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This history of video game advertisements proves that video games are hard to advertise

Video game commercials are a strange, squirming beast. Where ads for TV shows and films are dependent on conveying the general story and selling the star power of its cast, video games have a harder sell. Games are about selling the world and flaunting its gameplay, but even that’s not enough. Game commercials have the unenviable task of having to be cool.

A fun, comprehensive new video essay from YouTuber NakeyJakey delves into the art of the game commercial, beginning with the bizarre ‘90s-era slapfights between Nintendo and Sega and moving through the cinematic, oddly elegant approach adopted by more modern games like Grand Theft Auto 4, Gears of War, and Halo 3.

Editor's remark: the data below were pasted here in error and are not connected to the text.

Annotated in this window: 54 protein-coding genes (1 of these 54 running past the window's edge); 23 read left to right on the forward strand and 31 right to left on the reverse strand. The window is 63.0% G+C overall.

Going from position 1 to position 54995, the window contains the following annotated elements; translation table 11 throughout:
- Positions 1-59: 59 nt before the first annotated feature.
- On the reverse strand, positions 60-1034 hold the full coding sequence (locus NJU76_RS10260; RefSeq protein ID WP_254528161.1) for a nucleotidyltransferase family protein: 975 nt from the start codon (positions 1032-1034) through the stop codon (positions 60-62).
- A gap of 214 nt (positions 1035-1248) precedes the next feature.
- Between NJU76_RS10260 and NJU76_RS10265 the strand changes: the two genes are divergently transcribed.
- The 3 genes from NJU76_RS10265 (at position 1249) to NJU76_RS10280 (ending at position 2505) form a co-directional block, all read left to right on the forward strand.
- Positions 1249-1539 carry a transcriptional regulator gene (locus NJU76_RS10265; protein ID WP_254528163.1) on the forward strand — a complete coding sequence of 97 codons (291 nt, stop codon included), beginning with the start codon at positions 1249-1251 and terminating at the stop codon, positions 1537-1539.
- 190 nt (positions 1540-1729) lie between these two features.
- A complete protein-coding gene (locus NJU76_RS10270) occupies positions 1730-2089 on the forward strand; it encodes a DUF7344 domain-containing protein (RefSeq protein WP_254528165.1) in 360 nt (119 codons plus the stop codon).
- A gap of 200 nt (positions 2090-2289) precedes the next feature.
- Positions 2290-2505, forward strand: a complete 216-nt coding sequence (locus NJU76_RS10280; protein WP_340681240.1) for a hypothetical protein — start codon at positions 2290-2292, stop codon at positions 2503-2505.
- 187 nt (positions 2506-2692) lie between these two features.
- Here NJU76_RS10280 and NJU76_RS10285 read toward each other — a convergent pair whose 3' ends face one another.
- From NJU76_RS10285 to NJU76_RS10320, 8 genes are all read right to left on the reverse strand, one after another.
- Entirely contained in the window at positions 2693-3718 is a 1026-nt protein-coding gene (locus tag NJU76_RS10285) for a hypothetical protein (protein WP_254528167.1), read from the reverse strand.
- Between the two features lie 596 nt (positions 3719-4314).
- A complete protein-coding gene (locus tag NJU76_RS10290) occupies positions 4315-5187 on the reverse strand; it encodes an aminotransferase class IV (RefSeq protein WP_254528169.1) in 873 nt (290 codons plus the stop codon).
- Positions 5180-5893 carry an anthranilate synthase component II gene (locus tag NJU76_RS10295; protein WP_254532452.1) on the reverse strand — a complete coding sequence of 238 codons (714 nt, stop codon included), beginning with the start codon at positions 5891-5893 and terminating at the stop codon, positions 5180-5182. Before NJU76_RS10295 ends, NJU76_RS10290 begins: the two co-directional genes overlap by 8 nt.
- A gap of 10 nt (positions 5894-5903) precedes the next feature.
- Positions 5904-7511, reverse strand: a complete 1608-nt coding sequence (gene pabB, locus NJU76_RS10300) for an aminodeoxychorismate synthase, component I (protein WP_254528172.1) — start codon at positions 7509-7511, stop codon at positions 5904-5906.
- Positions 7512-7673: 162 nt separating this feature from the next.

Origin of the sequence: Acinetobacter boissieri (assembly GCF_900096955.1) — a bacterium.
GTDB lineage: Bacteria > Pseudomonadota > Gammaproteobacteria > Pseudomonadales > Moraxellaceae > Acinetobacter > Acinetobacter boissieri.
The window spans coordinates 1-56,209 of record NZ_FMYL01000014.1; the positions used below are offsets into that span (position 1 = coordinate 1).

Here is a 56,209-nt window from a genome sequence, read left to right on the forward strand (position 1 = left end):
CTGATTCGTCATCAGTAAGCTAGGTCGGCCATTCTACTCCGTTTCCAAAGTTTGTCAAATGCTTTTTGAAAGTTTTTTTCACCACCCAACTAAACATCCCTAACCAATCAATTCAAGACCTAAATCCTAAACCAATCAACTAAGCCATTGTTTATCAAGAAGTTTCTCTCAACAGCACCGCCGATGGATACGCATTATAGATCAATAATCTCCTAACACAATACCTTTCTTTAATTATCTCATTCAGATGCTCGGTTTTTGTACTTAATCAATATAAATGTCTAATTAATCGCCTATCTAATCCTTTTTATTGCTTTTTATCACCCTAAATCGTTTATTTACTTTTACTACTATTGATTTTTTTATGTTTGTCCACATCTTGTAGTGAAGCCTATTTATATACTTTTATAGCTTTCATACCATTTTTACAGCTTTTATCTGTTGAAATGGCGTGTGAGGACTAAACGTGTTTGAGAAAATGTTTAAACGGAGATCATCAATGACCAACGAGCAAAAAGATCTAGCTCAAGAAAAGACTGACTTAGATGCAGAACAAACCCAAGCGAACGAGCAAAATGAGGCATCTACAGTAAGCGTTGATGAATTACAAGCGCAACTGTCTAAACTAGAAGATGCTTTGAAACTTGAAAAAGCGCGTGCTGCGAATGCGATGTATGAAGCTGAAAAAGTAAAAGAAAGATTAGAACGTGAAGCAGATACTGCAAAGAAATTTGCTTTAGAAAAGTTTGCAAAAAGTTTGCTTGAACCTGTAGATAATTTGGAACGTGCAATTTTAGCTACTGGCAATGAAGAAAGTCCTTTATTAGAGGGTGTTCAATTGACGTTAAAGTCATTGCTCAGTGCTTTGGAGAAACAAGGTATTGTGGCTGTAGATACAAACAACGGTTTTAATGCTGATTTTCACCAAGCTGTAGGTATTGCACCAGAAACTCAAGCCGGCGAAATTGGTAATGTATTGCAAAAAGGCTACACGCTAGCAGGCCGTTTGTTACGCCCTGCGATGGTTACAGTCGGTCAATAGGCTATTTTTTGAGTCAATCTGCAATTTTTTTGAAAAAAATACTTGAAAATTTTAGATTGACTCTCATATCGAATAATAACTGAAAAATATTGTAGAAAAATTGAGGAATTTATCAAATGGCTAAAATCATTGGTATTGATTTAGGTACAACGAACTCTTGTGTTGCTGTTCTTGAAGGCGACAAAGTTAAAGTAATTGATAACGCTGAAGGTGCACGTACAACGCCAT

None of those games used their commercials to outline story or develop character; rather, they used various approaches to assert the game’s size, whether that be the breadth of its world, the weight of its threat, or the importance of your role as the player. For many games, however, it’s not finished until you’ve found the perfect song: Gary Jules’ cover of “Mad World,” for example, was as effective in that Gears of War commercial as it was in Donnie Darko. Some music just conveys; set it against pretty much anything and it’ll give it the depth you’re grasping at.

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About the author

Randall Colburn

Randall Colburn is The A.V. Club's Internet Culture Editor. He lives in Chicago, occasionally writes plays, and was a talking head in Best Worst Movie, the documentary about Troll 2.